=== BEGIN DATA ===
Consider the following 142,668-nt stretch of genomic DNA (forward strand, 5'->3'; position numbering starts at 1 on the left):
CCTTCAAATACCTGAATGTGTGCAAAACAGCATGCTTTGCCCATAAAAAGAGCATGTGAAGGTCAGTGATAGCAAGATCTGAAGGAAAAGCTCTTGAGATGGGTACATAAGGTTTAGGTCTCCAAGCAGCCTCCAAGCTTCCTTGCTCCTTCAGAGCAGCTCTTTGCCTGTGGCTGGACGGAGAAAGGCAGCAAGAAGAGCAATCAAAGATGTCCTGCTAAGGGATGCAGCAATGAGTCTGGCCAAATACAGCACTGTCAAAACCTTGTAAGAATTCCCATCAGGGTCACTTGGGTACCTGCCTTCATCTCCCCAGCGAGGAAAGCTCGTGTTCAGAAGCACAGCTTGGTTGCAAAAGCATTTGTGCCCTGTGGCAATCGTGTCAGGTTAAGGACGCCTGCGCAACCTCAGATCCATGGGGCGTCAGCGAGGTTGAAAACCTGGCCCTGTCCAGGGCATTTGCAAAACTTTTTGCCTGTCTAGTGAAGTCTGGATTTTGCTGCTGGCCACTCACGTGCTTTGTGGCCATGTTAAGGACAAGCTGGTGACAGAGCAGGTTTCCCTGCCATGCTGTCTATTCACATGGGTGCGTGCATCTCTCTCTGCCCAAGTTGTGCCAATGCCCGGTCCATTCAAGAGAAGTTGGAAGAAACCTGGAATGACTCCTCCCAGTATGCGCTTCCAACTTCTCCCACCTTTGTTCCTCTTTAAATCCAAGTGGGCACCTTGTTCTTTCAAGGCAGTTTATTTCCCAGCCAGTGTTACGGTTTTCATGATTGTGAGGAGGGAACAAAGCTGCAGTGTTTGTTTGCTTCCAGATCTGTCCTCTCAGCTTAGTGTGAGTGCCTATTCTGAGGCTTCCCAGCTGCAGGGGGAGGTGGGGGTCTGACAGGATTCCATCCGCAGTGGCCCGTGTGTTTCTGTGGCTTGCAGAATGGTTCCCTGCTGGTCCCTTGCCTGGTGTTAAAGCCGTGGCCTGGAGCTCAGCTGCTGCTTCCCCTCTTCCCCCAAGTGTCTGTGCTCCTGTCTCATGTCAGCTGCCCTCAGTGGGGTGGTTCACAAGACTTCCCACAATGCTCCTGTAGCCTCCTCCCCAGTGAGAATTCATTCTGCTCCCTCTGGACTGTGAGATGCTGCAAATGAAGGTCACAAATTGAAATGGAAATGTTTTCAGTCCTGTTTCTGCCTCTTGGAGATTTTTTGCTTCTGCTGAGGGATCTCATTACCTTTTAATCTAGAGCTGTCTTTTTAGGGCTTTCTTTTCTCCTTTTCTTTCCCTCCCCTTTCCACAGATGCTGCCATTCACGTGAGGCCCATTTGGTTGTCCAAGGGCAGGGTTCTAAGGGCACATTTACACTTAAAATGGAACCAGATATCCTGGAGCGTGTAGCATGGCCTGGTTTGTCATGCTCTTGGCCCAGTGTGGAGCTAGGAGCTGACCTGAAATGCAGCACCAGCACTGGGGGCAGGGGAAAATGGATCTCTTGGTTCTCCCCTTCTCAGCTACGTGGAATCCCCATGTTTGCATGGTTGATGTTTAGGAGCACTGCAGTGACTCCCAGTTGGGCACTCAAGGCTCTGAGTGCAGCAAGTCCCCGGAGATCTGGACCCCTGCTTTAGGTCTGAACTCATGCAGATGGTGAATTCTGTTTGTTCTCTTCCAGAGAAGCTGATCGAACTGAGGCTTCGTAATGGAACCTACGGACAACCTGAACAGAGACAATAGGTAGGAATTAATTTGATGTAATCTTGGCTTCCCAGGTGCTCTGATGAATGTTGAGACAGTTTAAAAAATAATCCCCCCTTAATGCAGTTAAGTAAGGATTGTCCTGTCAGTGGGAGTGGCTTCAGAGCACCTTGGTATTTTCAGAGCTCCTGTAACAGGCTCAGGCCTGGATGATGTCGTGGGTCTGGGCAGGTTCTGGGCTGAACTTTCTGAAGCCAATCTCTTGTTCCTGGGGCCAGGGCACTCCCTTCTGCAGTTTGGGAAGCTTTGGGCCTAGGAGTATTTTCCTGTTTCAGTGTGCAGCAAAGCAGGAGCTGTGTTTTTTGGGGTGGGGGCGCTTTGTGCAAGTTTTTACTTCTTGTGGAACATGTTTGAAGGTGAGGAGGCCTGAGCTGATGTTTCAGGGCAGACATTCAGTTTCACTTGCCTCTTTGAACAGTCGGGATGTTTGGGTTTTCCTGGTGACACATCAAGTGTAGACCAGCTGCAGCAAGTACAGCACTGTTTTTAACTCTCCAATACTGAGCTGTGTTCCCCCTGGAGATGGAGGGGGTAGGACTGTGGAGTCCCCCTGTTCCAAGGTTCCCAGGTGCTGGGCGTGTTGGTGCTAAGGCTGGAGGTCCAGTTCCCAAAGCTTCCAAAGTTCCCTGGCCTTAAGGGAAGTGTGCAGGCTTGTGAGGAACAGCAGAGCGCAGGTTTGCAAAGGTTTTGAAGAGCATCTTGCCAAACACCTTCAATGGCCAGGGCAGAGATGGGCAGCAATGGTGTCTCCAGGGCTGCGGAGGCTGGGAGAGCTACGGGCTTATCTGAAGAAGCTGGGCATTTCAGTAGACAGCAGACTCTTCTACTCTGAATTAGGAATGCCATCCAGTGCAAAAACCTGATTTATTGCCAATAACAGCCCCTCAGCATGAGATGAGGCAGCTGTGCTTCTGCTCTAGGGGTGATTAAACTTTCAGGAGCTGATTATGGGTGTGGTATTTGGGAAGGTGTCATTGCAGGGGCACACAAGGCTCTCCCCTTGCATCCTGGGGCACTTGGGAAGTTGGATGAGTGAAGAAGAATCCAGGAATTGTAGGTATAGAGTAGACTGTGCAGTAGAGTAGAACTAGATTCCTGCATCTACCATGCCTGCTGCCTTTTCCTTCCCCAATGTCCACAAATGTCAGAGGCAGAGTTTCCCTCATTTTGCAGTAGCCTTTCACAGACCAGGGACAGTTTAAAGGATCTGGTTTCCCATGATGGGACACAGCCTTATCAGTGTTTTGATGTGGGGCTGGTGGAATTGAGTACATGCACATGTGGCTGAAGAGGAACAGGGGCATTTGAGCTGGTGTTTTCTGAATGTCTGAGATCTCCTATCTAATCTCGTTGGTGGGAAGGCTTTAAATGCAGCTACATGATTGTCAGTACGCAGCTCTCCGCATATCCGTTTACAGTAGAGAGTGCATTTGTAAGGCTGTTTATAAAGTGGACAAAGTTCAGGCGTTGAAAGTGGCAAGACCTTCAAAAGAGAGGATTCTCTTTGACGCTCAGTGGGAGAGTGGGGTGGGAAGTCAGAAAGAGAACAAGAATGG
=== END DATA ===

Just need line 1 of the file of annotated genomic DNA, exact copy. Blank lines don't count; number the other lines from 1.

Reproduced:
Consider the following 142,668-nt stretch of genomic DNA (forward strand, 5'->3'; position numbering starts at 1 on the left):